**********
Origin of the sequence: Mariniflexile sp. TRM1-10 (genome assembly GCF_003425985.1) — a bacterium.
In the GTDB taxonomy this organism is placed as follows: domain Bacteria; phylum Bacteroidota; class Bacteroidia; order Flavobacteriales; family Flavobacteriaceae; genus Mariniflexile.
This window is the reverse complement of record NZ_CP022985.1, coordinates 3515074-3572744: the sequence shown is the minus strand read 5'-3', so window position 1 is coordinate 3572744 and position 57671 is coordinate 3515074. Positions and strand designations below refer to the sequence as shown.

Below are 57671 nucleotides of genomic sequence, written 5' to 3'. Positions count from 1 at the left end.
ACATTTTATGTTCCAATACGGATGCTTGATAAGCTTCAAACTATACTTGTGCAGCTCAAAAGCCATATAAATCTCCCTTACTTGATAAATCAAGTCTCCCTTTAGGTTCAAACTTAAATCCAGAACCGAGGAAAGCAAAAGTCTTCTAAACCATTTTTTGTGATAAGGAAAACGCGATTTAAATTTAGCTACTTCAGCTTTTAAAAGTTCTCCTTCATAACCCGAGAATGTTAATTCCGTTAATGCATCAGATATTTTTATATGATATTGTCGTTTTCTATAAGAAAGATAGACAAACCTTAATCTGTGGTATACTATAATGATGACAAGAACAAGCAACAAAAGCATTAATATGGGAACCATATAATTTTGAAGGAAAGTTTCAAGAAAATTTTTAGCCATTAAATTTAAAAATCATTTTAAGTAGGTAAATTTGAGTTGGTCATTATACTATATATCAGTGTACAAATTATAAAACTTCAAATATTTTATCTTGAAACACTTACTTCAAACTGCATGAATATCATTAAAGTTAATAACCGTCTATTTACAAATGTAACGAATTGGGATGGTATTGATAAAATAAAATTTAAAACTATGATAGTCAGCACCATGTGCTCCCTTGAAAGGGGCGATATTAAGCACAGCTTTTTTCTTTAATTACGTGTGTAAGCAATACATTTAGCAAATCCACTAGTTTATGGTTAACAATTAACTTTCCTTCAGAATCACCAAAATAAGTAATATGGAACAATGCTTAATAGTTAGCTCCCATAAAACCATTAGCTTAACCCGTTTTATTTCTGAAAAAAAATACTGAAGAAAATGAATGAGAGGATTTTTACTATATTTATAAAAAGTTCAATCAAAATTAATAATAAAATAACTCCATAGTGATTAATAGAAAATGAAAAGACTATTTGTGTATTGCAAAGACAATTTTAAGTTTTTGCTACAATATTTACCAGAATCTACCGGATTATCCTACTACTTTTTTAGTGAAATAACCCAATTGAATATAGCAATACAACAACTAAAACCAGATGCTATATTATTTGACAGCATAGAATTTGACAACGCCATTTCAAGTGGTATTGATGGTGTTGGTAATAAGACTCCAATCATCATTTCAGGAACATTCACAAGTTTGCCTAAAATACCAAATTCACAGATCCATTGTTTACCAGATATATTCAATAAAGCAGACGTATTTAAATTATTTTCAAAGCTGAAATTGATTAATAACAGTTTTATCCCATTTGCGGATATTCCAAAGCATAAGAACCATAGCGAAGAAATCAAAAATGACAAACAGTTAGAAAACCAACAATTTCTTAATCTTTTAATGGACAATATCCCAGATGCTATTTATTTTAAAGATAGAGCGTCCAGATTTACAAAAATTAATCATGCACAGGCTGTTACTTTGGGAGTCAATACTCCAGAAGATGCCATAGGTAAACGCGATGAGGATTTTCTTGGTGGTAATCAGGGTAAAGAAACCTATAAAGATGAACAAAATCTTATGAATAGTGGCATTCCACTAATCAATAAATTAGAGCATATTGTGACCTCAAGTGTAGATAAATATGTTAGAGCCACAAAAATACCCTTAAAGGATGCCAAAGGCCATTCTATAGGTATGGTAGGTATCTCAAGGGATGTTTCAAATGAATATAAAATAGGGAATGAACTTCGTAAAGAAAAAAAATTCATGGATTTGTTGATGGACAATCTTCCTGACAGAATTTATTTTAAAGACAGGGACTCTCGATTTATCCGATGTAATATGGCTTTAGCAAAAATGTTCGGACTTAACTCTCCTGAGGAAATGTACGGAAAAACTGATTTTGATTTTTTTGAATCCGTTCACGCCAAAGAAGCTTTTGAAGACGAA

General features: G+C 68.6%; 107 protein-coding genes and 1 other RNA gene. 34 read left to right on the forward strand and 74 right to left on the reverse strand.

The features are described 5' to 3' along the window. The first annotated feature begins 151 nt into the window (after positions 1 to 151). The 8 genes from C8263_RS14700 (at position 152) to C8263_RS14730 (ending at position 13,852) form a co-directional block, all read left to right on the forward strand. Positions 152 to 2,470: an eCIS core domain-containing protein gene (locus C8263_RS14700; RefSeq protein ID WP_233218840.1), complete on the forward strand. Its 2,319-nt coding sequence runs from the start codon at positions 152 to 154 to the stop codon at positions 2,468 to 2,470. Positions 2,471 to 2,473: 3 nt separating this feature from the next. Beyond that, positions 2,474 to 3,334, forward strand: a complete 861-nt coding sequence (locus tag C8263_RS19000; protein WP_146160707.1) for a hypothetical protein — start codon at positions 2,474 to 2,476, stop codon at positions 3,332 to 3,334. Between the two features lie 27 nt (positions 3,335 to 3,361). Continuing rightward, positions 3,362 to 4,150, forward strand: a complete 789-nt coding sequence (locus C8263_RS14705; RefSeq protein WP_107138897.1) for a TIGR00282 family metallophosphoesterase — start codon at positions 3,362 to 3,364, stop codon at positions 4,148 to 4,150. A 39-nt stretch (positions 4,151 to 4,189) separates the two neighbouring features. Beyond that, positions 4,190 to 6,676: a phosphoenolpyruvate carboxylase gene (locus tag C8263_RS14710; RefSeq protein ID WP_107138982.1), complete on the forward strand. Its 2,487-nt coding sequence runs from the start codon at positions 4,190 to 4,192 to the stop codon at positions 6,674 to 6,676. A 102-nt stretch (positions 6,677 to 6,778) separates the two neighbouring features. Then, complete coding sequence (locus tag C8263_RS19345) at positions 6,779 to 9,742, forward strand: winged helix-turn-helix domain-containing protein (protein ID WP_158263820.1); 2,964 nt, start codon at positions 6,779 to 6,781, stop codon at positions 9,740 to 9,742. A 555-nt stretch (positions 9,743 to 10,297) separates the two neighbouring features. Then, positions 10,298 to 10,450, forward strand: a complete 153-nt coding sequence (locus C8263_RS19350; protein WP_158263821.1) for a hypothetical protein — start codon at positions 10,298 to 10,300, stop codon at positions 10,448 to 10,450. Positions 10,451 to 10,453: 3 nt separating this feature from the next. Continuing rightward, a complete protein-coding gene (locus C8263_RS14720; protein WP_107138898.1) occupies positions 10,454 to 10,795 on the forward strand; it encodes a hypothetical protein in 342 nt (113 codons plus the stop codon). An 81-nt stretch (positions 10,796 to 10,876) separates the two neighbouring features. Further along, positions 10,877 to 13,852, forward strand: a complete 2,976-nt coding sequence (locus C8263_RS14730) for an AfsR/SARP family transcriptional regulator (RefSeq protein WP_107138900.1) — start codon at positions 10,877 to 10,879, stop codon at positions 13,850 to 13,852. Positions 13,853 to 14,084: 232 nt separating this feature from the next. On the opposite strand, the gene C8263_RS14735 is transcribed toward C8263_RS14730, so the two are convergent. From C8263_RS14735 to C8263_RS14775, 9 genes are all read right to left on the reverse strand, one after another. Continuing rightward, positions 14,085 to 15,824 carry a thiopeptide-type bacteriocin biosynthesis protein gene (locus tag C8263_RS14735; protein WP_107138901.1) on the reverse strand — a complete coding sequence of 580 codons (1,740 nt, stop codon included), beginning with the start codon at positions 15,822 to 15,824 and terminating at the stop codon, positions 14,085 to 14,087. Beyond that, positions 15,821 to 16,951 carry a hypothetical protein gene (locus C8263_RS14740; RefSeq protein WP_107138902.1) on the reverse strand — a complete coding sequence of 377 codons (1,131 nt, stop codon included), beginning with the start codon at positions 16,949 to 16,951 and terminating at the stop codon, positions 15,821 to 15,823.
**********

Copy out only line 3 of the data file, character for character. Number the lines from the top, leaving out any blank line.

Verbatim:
This window is the reverse complement of record NZ_CP022985.1, coordinates 3515074-3572744: the sequence shown is the minus strand read 5'-3', so window position 1 is coordinate 3572744 and position 57671 is coordinate 3515074. Positions and strand designations below refer to the sequence as shown.